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11. Rise and Shine Bars Get up and at ‘em with these gluten-free crunch bars. Puffed brown rice cereal provides a lower calorie base than most store-bought bars, while flax seeds, pine nuts, pecans and dried cranberries add healthy fats and antioxidants. To make these bars even healthier, ditch the brown sugar in favor of honey. Photo and Recipe: Meg / Beard & Bonnet

How To Make Nutrition Bars At Home

Most of us lead busy lives and we end up eating packaged “convenience” foods more than we’d like. Energy bars may seem like a smart source of fuel when you're in a rush, but many of the store-bought options contain amounts of sugar that can make an otherwise balanced diet unbalanced. Americans are already overdoing it when it comes to sugar: Research shows that the average American consumes 22 teaspoons (355 calories) of added sugar a day, with a large majority coming from processed and prepared foods. But if you make your own energy bars, you can get all of the macronutrients and a variety of vitamins and minerals without all of the added sugar and additives. Read on to learn how to make nutritious, delicious DIY energy bars.

How To Make Nutrition Bars At Home

iStock Most of us lead busy lives and we end up eating packaged “convenience” foods more than we’d like. Energy bars may seem like a smart source of fuel when you're in a rush, but many of the store-bought options contain amounts of sugar that can make an otherwise balanced diet unbalanced. Americans are already overdoing it when it comes to sugar: Research shows that the average American consumes 22 teaspoons (355 calories) of added sugar a day, with a large majority coming from processed and prepared foods. But if you make your own energy bars, you can get all of the macronutrients and a variety of vitamins and minerals without all of the added sugar and additives. Read on to learn how to make nutritious, delicious DIY energy bars.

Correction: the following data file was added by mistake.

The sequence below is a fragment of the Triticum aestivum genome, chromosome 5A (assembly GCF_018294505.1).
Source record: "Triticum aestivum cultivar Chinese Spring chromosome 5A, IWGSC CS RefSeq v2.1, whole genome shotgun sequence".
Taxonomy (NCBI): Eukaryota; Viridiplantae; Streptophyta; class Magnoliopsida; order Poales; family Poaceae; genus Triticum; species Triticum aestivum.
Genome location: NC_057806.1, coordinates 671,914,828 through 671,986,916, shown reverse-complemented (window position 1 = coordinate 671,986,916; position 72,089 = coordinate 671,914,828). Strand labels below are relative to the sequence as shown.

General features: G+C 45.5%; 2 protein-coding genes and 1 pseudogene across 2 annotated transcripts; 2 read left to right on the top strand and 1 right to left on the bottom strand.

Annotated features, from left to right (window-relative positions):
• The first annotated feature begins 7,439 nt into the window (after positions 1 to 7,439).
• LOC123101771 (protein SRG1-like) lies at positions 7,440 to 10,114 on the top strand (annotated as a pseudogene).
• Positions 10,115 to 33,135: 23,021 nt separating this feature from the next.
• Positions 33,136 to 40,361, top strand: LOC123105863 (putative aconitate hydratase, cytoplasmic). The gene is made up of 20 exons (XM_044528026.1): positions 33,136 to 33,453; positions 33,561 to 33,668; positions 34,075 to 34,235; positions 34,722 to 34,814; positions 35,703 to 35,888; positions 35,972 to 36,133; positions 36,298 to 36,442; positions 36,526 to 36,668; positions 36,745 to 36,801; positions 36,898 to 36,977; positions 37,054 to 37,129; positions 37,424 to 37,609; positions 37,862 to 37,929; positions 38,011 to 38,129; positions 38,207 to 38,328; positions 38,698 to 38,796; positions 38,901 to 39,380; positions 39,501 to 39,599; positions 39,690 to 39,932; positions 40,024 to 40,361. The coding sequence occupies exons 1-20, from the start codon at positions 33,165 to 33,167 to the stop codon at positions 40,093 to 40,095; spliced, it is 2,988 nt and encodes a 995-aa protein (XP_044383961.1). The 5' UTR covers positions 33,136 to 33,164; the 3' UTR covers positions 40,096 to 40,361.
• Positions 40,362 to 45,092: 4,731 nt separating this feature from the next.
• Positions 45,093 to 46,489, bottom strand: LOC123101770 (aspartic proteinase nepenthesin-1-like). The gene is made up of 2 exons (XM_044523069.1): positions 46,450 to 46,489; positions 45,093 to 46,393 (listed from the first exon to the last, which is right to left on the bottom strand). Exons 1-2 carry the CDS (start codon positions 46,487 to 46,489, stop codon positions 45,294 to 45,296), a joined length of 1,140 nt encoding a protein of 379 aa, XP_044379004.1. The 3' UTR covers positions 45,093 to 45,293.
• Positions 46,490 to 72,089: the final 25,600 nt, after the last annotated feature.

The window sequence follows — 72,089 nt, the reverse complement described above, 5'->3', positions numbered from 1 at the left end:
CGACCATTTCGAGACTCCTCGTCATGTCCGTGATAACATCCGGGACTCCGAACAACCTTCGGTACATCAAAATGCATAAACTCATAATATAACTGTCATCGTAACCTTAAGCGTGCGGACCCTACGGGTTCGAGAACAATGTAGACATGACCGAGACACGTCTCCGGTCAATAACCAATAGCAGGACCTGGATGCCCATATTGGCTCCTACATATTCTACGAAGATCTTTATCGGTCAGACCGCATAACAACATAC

How To Make Nutrition Bars At Home

8. Apple Cinnamon Bars Full of fall flavor, these bars mix pecans, oats, dates, cinnamon, granny smith apples and just a touch of salt. Bake the pecans before pulsing in the food processor for a more robust, roasted flavor. if you’d like these bars a little extra spicy, don’t be afraid to go to town on the cinnamon, nutmeg and ginger. Photo and Recipe: Alexandra / Confessions of a Bright-Eyed Baker